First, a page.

A litlle more than a year ago, I began working on a book all about mini cakes… elegant little individual sized cakes to make at home. The book was to be called Babycakes. Unfortunately, this publisher was an early victim of the recent cutbacks, and Babycakes future became uncertain.
Left with lots of ideas, some great photos, and even better recipies, I just knew I had to share them!
The first one is mini croquembouche, which is traditionally a French wedding cake. Lovely little cream puffs, filled with pastry cream or chocolate ganache are dipped in a beautiful clear caramel, and glued together while the caramel is still warm and sticky. The same caramel is used to make the glistening spun sugar that embraces the little tower. How dramatic it would be to present each guest at your next dinner party with their own glittery croquembouche! One tower is more than enough to serve two guests.
Start here with the recipie I’ve posted previously for chocolate eclairs.
Instead of piping out strips, pipe out small rounds, about one half inch in diameter. When baked and cooled, fill them with the pastry cream, flavored as you like.
2 cups sugar
½ cup water
-Place the sugar in a medium sauce pan and pour the water around the edges of the pan.
-Put the pot over high heat with the lid on. This will keep the steam trapped inside throught the beginning of the cooking process and let it drip down the sides and wash off any sugar crystals that may form. Keep the pot covered until the sugar has been boiling for about 5 minutes. Do not stir cooking sugar.
-When the sugar begins to take on an amber color, you may swirl the pot to keep the sugar cooking evenly. Cook until sugar has taken on a rich amber hue, careful not to overcook and burn the sugar or it will be bitter.
– Cut a 3” circle out of cardboard. Cover circle with parchment paper and glue it down with a small dab of the caramel.
-Carefully dip the top of each filled cream puff in the warm caramel and place it, with the caramel facing out around the outside of the parchment circle. Continue like this until you have one complete circle. Each subsequent row should start between two of the puffs on the previous layer. Keep builidng up until one puff tops the tower. If carmel starts to stiffen up too much, you can put it over a gentle heat to remelt it, being careful not to cook it further.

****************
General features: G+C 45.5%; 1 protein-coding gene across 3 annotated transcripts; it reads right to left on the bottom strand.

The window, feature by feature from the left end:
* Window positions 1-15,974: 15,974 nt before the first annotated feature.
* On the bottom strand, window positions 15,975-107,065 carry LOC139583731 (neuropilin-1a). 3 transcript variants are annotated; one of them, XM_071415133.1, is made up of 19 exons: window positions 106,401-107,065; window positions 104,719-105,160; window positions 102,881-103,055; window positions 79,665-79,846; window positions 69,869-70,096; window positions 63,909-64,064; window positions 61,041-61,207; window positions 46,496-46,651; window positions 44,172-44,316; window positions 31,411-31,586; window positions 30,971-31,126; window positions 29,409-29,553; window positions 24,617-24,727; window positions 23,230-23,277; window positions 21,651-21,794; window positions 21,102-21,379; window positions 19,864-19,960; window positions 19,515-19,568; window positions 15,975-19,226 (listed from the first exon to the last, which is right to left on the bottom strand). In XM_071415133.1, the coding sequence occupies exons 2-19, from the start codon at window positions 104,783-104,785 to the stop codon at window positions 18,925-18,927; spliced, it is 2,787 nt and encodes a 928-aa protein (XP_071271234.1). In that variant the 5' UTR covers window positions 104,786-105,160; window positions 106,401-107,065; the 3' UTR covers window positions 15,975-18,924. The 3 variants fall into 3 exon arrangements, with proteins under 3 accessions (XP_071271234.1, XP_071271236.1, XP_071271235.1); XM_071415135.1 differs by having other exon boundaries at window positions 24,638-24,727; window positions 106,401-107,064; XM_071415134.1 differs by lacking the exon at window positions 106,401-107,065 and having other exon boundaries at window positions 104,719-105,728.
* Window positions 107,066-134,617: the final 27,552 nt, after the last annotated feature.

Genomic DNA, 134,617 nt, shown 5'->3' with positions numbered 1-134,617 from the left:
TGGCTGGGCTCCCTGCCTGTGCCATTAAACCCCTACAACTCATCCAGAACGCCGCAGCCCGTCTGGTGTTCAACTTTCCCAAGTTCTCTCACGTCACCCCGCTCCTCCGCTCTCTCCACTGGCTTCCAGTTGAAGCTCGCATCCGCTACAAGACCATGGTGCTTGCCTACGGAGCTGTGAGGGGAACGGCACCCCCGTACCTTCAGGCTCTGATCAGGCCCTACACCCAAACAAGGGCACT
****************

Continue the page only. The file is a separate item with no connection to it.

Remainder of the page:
-To make the spun sugar, secure a wooden spoon to a counter top with the handle hanging off the edge of the counter. Masking tape is a good way to do this. Its also a good idea to put a couple of pieces of parchment or papertowels on the floor, as this can get a bit messy.
-Warm the sugar so its fluid. Dip a fork in the fluid caramel and swing it with a brisk movement over the top of the wooden spoon’s handle. Thin threads of sugar should form over the handle. Gather up these threads and wrap them around the base of your tower to create a bed for it, or wrap them around the tower as in the photograph.
On Facebook, someone asked if this cake could deliver itself… if only it could! Not quite sure that decadent chocolate cake and rich ganache are aerodynamic, but then I’ve never really understood how those massive steel bodies stay up there anyway!
That brings me to one of the things I love most about cake… each new project is an opportunity to look at thing we take for granted in an entirely new way. The beauty of this plane is that its wing span is almost the length of the the entire body. Its difficult to create the lines in curves in cake, and someone did it out of metal! With projects like this, I really learn to appreciate the talent of those that create and design the things we love and rely on every day!
So often I send cakes out the door and have no idea what happens to them. Usually this is better than actually being at the party, only to come back to see the brand new finger poke holes that have spontaneously appeared!
But this time is a little different… Thanks so much to Heather Barney for capturing the absolutely best moment of a cake’s life… when the guest of honor sees it for the first time and just knows its all for them! And what great seats you had Heather!
And my sincere thanks to Adele for translating this moment in her own special way! What a great way to mark your 21st! Sugar Couture was thrilled to have been a small part of that!
Happy Birthday Adele!
Its official… I must be old. When Sony music called a while back and asked me to create a 21st birthday cake for their Grammy nominated artist Adele, I had no idea who she was! Even if I’m not old, that sure made me feel like I was.
Since then I’ve fallen in love with her music, and it was that music that inspired this 3 foot tall mod birthday cake…
The highlight of an otherwise gloomy, rainy Sunday, was the last class of the Spring 09 Season. The heat of the ovens warmed us all as we worked on cupcake masterpieces! Can’t wait to start dreaming up the new fall projects…
Here is the basic buttercream recipe used in class…
7 fluid ounces egg whites
14 ounces sugar
1 1/2 pounds unsalted butter